In the era of new targeted therapies, the indications and timing of SRS is not always clear, and in some cases radiation may be deferred for immediate targeted therapy start. A recent multi-institutional retrospective review evaluated 351 patients with EGFR-mutant NSCLC with new brain metastases who were TKI naïve (33). Patients were treated with SRS or WBRT followed by TKI therapy or TKI therapy alone with radiation reserved at time of progression. Outcomes showed that delaying radiation, WBRT or SRS alone, is associated with significantly worse OS in this patient population. Patients treated with SRS followed by TKI had the longest median OS at 46 months, compared to 30 months with WBRT + TKI and 25 months with TKI alone (P < 0.001 for each group). Further randomized data is needed to better define the optimal timing and sequencing of radiation and systemic therapy, particularly in the setting of new targeted therapies.
Historically, WBRT was used in conjunction with SRS in order to improve intracranial control, with major disadvantage being neurocognitive decline with the addition of WBRT. In the era of improved surveillance with MRI imaging, better systemic therapy, and improved patient survival, goals have transformed to limit late toxicity, particularly in favorable patient populations with limited CNS disease. Multiple studies have shown that SRS alone for 1–4 brain metastases has acceptable local control with reduced neurocognitive decline as compared to WBRT, and thus, is the favored treatment modality in this patient population (15–17, 20, 27). SRS alone may be appropriate for patients with >4 brain metastases, though further study is necessary to clarify optimal patient selection.
SS and SC: development, writing, and editing; JS, EM, and JY: writing and editing.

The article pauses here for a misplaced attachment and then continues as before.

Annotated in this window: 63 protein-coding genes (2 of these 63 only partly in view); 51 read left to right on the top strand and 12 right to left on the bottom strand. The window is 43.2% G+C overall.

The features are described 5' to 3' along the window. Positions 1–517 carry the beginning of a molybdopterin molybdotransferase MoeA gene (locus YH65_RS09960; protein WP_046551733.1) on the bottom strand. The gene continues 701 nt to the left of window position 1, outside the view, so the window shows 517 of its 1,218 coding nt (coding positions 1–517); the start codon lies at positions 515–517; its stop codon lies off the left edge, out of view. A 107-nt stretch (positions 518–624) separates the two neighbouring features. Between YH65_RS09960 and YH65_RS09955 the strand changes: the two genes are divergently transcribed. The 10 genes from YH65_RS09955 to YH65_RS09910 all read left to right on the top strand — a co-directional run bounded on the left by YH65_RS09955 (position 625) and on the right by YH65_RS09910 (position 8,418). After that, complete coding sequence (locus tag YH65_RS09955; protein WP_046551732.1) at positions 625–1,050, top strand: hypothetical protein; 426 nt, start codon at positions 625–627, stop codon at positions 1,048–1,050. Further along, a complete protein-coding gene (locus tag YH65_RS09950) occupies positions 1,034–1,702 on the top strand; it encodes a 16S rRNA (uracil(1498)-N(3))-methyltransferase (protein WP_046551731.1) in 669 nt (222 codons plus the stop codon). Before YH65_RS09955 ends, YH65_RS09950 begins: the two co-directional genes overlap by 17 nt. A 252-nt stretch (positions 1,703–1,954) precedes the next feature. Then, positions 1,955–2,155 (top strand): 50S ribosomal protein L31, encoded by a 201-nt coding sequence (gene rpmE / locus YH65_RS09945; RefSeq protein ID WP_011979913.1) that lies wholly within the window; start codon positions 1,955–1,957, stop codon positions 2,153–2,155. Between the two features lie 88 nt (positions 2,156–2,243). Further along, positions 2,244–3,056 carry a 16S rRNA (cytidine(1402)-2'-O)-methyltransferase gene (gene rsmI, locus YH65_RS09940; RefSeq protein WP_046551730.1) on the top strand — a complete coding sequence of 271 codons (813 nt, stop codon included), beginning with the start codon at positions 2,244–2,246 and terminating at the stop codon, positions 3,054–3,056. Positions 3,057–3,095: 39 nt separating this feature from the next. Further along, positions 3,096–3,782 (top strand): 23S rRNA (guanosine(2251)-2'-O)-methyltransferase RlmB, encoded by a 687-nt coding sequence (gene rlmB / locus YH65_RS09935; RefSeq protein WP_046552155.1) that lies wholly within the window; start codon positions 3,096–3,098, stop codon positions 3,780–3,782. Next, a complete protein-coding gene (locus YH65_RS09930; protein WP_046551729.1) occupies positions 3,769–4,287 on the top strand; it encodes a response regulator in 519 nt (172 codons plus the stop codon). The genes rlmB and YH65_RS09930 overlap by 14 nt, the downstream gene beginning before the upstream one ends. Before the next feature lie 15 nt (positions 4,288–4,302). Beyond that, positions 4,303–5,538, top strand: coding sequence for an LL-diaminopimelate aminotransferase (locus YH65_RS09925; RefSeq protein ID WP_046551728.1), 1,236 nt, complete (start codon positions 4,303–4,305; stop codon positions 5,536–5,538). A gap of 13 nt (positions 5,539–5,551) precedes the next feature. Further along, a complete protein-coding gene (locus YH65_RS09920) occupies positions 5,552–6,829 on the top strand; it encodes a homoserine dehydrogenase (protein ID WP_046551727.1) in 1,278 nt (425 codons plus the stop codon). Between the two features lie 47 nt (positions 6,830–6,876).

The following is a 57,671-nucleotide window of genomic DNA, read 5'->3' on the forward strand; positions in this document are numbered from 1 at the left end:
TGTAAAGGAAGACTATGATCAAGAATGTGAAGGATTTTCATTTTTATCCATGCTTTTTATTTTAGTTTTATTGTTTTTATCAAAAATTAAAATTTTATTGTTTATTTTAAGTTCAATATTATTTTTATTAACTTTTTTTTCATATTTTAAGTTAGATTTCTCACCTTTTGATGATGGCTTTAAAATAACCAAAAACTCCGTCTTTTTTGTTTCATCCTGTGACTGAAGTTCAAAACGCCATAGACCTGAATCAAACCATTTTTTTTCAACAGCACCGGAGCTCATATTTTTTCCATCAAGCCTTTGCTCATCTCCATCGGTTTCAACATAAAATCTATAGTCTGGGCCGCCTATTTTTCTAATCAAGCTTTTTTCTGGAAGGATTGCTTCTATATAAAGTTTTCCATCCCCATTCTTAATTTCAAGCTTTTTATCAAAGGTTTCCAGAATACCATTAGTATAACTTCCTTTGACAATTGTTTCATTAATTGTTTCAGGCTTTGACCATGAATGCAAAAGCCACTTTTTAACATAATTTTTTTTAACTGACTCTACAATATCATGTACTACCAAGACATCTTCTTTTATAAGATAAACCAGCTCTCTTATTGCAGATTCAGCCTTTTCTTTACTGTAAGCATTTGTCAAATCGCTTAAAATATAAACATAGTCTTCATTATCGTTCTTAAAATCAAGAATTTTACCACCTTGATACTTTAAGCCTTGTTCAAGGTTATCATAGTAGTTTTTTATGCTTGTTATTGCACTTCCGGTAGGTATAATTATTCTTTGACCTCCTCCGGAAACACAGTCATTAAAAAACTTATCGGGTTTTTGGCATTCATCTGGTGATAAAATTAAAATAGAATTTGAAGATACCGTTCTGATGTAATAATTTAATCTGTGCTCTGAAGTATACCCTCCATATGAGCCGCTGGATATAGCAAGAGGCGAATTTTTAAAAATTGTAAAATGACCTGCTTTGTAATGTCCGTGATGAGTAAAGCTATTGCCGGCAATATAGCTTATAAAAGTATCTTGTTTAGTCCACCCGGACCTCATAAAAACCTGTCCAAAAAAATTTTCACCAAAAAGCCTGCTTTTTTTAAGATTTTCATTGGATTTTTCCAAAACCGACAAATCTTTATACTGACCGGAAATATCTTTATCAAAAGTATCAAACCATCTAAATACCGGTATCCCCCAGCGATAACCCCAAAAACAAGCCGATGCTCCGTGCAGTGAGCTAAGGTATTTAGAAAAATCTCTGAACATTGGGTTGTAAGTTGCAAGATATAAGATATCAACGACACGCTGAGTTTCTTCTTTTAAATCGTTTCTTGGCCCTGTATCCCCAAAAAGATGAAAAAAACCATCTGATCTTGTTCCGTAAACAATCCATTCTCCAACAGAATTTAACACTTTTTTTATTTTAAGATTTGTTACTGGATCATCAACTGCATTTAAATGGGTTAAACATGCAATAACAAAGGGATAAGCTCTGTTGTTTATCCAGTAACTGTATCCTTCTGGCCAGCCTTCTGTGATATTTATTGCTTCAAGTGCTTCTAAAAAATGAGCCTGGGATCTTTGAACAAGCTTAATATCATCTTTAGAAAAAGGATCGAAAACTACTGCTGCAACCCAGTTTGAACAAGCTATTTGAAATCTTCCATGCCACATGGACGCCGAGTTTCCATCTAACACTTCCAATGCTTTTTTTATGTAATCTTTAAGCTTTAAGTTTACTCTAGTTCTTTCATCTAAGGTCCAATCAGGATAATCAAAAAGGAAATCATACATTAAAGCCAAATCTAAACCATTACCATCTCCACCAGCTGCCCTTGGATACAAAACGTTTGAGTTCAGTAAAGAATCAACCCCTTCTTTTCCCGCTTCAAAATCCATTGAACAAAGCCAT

Conflict of Interest Statement
The authors declare that the research was conducted in the absence of any commercial or financial relationships that could be construed as a potential conflict of interest.
The handling editor and reviewer AS declared their involvement as co-editors in the Research Topic, and confirm the absence of any other collaboration.
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Keywords: brain metastases (BM), stereotactic radiosurgery (SRS), radiation therapy (XRT), systemic therapy, review (article)
Citation: Sittenfeld SMC, Suh JH, Murphy ES, Yu JS and Chao ST (2018) Contemporary Management of 1–4 Brain Metastases. Front. Oncol. 8:385. doi: 10.3389/fonc.2018.00385
Received: 27 June 2018; Accepted: 28 August 2018;
Published: 24 September 2018.
Edited by:Sunit Das, St. Michael's Hospital, Canada
Reviewed by:Arjun Sahgal, University of Toronto, Canada
Brigitta G. Baumert, Maastricht University Medical Centre, Netherlands
Grant Hunter, Intermountain Healthcare, United States
Copyright © 2018 Sittenfeld, Suh, Murphy, Yu and Chao. This is an open-access article distributed under the terms of the Creative Commons Attribution License (CC BY). The use, distribution or reproduction in other forums is permitted, provided the original author(s) and the copyright owner(s) are credited and that the original publication in this journal is cited, in accordance with accepted academic practice. No use, distribution or reproduction is permitted which does not comply with these terms.
*Correspondence: Samuel T. Chao, firstname.lastname@example.org